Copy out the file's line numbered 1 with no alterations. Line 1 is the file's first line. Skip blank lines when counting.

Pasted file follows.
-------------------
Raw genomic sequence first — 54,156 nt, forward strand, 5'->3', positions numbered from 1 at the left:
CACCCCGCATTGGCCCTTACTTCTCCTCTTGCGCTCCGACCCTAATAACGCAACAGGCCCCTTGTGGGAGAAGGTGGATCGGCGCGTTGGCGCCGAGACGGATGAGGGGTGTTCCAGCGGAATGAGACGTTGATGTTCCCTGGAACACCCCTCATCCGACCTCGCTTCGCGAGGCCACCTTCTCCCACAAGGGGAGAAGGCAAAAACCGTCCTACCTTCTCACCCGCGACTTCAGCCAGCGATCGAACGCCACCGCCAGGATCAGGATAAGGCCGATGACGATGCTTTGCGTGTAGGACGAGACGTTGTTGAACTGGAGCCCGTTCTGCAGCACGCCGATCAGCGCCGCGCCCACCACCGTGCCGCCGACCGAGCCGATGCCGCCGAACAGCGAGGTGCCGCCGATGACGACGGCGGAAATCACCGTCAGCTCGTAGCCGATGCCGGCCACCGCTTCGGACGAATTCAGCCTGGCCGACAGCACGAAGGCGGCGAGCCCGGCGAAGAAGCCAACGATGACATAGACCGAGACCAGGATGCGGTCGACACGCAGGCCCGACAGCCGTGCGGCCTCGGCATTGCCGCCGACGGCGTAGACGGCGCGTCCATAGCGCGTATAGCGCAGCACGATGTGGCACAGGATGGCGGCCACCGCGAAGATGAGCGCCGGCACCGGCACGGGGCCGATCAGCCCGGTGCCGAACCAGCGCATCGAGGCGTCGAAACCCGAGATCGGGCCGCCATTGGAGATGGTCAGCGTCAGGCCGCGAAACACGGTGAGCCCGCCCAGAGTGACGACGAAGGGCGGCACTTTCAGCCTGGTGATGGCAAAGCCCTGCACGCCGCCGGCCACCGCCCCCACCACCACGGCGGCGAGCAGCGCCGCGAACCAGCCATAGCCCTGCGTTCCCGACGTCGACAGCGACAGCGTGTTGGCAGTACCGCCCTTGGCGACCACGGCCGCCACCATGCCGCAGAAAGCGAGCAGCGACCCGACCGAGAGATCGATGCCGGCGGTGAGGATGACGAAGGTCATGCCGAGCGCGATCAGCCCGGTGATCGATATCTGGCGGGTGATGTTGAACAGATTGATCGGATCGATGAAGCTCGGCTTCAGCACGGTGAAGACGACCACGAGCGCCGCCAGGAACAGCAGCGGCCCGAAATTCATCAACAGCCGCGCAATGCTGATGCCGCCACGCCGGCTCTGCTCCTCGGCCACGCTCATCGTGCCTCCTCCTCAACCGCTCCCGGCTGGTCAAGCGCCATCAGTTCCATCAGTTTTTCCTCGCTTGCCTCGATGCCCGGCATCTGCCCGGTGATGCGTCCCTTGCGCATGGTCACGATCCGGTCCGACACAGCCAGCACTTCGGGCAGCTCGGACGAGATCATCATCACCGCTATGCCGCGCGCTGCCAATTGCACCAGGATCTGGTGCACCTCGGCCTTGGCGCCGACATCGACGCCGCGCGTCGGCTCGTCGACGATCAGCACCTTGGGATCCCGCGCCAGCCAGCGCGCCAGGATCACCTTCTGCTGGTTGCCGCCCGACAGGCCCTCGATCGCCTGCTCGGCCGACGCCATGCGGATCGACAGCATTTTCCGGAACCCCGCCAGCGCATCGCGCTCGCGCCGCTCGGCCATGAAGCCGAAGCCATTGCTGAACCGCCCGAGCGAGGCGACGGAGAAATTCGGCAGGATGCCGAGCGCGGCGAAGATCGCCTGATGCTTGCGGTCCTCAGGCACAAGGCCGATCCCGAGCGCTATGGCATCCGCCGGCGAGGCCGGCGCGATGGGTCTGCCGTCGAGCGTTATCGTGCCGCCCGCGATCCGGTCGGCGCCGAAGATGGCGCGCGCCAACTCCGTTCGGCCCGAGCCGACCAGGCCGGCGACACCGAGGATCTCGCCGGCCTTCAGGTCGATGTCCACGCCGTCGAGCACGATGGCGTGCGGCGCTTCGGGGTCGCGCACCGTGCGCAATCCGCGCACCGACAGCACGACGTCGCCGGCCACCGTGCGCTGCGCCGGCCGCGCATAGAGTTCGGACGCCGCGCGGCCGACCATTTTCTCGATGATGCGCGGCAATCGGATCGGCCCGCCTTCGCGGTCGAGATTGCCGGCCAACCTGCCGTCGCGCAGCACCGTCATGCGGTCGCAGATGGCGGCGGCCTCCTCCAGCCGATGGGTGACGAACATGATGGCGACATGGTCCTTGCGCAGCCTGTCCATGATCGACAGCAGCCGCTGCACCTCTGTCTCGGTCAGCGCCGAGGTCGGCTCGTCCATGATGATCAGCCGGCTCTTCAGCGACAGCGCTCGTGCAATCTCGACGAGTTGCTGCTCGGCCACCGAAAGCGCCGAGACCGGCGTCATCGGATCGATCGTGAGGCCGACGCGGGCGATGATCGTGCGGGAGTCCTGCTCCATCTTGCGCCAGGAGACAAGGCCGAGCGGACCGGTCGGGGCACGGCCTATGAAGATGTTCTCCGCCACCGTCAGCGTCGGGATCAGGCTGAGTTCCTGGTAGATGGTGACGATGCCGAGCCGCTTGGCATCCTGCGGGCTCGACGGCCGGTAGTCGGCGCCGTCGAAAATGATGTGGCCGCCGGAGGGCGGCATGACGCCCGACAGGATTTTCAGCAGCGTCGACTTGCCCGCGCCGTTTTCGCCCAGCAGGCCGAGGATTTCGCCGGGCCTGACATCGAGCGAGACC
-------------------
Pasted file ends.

Raw genomic sequence first — 54,156 nt, forward strand, 5'->3', positions numbered from 1 at the left: